A former research institute site will be the new Yeerongpilly hotspot if current plans for redevelopment proceed.
A draft of plans for the new development has been released for public perusal and comment – get involved with your local area and have your say!
“Our vision is to see a mix of housing types and sizes to suit different lifestyles, and retail outlets including shops, restaurants and offices, all close to the Yeerongpilly train station and other public transport and only six kilometres from the Brisbane CBD,” says Deputy Premier and Minister for State Development, Infrastructure and Planning Jeff Seeney. “New public spaces, including parks and plazas as well as cyclist and pedestrian-friendly streets, will combine to create an active-lifestyle community of around 1,500 to 1,700 residents.”
The new community takes the place of the former Animal Research Institute site which was relocated in 2011 after more than a century of contribution to veterinary science.
“We committed at the election to deliver better infrastructure and planning and this announcement helps us fulfil that promise,” says Seeney. “This development has the potential to create hundreds of jobs during construction and more opportunities in the retail space on completion, boosting the local economy.”
Due to the extensive flooding of the Yeronga area (including part of the Yeerongpilly site) during recent extreme weather events such as the 2011 floods, there has been special consideration and requirements put in place in preparation for any future severe weather events.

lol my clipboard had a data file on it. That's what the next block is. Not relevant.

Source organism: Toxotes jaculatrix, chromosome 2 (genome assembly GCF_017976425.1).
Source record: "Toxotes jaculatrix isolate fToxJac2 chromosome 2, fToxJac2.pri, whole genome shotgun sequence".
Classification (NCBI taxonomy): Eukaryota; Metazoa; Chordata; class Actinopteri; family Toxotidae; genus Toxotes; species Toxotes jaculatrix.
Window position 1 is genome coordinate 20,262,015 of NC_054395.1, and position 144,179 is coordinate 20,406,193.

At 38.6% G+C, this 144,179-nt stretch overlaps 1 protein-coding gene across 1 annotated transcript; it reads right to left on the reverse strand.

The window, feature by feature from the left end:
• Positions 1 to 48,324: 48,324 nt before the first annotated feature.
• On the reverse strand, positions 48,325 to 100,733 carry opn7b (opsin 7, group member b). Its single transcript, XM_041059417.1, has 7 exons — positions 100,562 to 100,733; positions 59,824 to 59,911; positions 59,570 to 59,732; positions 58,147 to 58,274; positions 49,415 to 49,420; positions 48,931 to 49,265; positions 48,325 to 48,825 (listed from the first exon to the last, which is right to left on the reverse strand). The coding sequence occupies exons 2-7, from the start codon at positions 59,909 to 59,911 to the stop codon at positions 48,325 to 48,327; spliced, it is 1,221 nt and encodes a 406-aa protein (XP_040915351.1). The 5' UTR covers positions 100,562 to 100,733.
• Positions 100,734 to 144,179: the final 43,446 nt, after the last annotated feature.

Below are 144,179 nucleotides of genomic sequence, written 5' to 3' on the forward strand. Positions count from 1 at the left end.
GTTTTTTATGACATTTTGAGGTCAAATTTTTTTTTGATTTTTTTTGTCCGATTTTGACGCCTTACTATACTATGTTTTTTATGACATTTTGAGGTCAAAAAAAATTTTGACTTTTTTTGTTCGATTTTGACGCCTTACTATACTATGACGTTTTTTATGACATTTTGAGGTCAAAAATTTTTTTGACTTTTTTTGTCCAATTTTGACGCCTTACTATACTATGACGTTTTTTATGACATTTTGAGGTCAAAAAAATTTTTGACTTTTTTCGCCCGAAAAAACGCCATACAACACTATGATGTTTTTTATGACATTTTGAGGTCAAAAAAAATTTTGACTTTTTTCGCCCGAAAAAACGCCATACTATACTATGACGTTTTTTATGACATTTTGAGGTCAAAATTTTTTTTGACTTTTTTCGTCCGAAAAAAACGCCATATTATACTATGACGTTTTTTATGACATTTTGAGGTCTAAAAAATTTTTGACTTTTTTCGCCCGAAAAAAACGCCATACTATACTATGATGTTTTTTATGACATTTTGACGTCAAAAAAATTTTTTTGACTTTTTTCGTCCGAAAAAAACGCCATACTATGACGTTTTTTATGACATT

“It’s important to note that the risk of flooding has been well understood from the outset of planning for this development and this has influenced where development will occur, and the levels at which buildings, roads and services will be constructed,” Seeney says. “In 2011, just over half the site was affected by the floods and this required us to rethink how we can deliver the development while reducing the risk and not impacting surrounding properties.”
This includes restrictions from the City Plan 2000 that stipulate all new buildings must have habitable floor levels at least half a metre above the January 2011 flood level (any new access roads must also be at this level) as part of the Brisbane Interim Flood Response.
“Consistent with the rest of Brisbane, the part of the site that wasn’t affected may be developed at ground level, subject to standard council conditions regarding building floor levels,” says Seeney. “All development on the site will need to comply with the current local and state standards.”